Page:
407. I will come to that, Chancellor. Just be patient for a second. We have had newspaper reports over the weekend suggesting that an extra £600 million is going to be put by the Treasury into London Underground, possibly rising up to £700 million, even £900 million, over the next few years, looking at a total bill of four billion pounds that was not currently expected to be provided by central government coffers because, when the PPP was originally announced to Parliament, it was said that there would not be any extra money coming from central government. Therefore it is a rather large amount of money and I am not asking you to deny or confirm the sum. What I am asking you to give a clear indication of is where is this large sum within your public expenditure plans that you have published? Surely you cannot hide four billion pounds over the next few years within your Red Book?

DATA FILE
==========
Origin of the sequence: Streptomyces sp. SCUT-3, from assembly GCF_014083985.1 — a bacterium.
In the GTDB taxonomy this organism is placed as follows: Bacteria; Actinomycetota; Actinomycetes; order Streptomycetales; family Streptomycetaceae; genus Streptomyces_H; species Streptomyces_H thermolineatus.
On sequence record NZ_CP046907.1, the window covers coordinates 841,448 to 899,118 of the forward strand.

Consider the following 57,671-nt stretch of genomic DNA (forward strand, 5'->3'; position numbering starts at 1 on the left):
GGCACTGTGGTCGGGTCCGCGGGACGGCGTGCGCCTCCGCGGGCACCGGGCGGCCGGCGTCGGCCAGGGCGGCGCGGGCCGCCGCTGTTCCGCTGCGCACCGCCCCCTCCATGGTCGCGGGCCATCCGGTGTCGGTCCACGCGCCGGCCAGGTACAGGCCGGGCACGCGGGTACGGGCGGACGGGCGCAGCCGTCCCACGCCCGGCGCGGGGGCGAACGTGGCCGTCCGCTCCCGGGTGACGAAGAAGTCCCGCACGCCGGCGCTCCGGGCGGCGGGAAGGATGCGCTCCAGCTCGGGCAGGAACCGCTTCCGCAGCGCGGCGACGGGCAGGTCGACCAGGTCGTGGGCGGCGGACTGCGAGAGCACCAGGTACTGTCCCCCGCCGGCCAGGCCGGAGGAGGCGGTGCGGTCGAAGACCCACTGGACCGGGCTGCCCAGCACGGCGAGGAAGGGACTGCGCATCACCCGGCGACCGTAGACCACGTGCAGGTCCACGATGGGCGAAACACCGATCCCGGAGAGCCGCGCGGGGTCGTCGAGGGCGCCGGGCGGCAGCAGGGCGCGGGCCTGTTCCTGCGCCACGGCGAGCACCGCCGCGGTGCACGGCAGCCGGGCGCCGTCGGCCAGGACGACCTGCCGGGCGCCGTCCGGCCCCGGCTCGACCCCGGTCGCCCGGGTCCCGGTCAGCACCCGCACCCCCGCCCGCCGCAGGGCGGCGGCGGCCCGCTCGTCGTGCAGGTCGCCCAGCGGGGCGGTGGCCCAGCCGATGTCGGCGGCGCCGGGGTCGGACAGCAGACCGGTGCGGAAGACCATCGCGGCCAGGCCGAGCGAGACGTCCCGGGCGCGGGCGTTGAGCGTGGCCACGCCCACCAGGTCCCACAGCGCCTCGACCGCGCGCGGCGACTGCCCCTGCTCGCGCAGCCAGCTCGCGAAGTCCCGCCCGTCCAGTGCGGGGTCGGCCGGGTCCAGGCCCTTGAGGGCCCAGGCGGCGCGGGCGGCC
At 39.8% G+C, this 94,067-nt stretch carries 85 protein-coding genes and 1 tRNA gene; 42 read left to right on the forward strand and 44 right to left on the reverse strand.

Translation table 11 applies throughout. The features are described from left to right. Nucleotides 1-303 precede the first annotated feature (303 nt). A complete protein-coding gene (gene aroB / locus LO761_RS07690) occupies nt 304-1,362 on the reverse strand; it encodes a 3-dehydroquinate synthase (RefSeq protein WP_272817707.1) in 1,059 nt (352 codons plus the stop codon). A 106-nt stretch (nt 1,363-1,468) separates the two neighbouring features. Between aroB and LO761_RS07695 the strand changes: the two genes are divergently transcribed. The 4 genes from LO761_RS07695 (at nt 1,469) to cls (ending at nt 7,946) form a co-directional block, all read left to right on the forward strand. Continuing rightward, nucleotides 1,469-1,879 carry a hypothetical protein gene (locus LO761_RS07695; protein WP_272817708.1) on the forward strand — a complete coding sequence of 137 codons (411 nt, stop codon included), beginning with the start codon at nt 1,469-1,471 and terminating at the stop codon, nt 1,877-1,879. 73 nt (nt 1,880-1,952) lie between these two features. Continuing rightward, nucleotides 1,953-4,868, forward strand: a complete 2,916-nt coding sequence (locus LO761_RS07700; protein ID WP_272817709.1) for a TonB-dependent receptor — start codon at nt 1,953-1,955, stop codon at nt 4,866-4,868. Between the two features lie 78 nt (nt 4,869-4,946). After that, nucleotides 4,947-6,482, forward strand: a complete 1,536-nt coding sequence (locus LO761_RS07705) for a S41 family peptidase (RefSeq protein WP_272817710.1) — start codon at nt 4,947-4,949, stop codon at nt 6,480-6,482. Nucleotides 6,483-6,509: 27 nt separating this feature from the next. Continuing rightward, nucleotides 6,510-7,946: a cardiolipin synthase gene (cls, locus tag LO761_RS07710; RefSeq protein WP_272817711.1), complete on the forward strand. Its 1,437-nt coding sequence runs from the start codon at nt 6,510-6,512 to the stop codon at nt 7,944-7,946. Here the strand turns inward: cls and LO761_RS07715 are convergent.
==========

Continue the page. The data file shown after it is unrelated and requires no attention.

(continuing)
(Mr Brown) First of all, you are not asking me to confirm or deny figures, and I think you are respecting that they are market sensitive. Secondly, there has always been an understanding—you are completely wrong—that there is a public sector contribution to this. The third thing I need say is that the whole purpose of the private finance initiative in relation to the London Underground is that, given that we are spending as a country something in the order of £12 billion to £15 billion on re-vamping the Underground, that is roughly speaking six times as much as was spent on the Jubilee Line, over the next few years, it would be far better for the country if we could get a better arrangement than was the one that transpired when the Jubilee Line was built when there were massive cost overruns, there were huge delays, and the public sector (that is you and I and everybody else) ended up paying far more than we ought to have paid under these circumstances. It is the search for a better relationship between the public and private sector that has been at the heart of these negotiations, but of course you would not expect me to give figures that would be market sensitive.